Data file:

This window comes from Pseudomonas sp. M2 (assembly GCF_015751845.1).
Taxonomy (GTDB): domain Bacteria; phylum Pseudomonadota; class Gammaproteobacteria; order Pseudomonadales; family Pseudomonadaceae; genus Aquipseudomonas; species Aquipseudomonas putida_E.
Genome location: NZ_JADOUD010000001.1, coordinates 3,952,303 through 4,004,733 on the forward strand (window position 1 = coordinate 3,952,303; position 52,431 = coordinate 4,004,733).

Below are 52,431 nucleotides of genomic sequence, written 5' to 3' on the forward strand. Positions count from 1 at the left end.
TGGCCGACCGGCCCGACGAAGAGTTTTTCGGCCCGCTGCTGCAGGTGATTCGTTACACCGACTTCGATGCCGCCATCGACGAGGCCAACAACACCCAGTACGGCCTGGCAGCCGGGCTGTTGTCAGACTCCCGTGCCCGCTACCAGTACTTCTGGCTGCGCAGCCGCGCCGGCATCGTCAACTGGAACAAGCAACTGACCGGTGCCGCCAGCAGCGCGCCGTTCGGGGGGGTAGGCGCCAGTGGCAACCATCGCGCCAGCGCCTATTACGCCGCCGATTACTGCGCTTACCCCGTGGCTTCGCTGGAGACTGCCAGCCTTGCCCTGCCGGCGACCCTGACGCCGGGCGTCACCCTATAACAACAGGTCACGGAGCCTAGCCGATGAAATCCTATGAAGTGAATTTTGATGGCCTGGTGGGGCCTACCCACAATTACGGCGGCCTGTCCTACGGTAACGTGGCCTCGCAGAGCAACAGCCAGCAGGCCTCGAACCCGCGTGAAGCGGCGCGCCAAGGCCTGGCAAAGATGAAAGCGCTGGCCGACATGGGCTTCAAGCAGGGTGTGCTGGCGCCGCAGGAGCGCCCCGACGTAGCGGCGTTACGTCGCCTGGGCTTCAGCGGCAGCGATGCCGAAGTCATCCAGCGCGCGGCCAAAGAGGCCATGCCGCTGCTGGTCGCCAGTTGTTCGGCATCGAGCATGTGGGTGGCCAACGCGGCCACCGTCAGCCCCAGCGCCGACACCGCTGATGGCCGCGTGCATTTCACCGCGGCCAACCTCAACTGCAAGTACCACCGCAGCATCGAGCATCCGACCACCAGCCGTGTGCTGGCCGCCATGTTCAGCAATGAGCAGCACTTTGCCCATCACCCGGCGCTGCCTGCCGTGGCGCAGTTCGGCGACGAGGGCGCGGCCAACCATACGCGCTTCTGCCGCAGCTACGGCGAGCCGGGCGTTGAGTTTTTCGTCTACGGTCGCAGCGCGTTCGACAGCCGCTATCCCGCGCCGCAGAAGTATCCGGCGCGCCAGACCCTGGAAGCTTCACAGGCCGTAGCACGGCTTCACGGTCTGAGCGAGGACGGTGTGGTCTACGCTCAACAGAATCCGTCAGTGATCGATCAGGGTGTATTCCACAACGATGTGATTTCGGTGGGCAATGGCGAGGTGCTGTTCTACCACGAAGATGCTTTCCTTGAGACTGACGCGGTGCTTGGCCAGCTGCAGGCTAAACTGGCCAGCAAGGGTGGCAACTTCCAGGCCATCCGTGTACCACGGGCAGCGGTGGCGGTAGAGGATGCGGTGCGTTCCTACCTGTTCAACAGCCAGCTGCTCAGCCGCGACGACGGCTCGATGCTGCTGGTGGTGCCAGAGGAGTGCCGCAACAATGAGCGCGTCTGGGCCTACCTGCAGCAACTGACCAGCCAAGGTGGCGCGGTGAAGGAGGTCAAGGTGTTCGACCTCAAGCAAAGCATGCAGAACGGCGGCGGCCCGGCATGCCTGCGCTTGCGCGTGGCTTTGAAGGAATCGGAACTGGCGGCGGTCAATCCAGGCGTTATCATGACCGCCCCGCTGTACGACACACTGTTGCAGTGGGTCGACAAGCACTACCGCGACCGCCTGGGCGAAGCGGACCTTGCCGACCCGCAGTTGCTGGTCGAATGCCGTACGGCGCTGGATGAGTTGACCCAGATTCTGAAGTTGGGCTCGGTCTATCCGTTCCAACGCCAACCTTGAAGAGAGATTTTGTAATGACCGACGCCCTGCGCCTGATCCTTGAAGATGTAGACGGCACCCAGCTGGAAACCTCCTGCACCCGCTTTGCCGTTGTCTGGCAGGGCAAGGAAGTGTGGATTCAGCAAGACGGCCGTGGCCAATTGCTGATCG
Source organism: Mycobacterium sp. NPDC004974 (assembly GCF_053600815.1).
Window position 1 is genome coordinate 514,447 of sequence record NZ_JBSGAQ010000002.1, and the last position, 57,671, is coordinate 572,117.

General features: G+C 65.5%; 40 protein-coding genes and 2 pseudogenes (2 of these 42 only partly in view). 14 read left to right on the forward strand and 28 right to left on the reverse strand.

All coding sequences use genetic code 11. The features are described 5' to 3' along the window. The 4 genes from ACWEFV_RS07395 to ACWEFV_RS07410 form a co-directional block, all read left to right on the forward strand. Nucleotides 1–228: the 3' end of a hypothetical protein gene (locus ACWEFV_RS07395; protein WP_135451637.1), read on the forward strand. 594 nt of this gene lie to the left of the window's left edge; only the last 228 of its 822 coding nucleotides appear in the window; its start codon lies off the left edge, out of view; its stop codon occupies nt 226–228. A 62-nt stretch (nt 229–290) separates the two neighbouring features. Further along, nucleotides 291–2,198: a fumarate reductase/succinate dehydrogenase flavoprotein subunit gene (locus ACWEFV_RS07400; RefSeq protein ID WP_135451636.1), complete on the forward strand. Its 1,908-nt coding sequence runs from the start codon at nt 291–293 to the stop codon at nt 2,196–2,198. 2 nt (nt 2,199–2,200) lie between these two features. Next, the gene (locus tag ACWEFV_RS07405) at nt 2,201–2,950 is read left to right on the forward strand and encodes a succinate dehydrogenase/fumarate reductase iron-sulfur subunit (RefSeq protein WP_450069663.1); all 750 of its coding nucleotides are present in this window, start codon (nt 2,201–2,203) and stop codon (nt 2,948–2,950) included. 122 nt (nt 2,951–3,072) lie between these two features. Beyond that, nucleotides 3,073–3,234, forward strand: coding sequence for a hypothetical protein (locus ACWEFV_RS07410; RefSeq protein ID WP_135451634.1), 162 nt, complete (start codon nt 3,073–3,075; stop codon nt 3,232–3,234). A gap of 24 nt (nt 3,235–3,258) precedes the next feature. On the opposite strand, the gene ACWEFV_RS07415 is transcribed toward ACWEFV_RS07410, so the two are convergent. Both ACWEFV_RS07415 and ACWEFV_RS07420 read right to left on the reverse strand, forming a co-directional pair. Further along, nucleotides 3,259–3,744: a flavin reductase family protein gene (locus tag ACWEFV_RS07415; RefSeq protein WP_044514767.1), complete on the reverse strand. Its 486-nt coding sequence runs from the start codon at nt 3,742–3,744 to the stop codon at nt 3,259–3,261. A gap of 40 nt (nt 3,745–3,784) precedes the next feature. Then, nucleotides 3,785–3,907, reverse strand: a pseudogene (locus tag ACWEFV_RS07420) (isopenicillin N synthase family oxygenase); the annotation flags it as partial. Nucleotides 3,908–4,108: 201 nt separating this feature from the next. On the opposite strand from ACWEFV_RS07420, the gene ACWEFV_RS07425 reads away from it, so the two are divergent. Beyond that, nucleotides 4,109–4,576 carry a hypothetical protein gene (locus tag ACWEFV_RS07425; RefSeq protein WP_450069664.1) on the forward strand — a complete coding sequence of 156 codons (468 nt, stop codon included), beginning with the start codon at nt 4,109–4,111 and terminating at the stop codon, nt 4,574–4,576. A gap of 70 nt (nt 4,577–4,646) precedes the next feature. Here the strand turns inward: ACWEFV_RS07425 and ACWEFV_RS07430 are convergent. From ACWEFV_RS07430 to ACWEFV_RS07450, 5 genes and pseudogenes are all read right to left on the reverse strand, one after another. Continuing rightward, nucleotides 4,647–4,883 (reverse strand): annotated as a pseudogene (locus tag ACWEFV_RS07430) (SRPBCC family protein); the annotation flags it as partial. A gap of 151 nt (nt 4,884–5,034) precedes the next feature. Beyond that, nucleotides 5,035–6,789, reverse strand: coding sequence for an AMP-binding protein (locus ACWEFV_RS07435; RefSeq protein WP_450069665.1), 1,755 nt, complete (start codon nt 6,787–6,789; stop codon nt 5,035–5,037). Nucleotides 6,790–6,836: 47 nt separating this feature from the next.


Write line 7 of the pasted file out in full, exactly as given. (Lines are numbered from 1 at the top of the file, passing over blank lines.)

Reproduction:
Window position 1 is genome coordinate 514,447 of sequence record NZ_JBSGAQ010000002.1, and the last position, 57,671, is coordinate 572,117.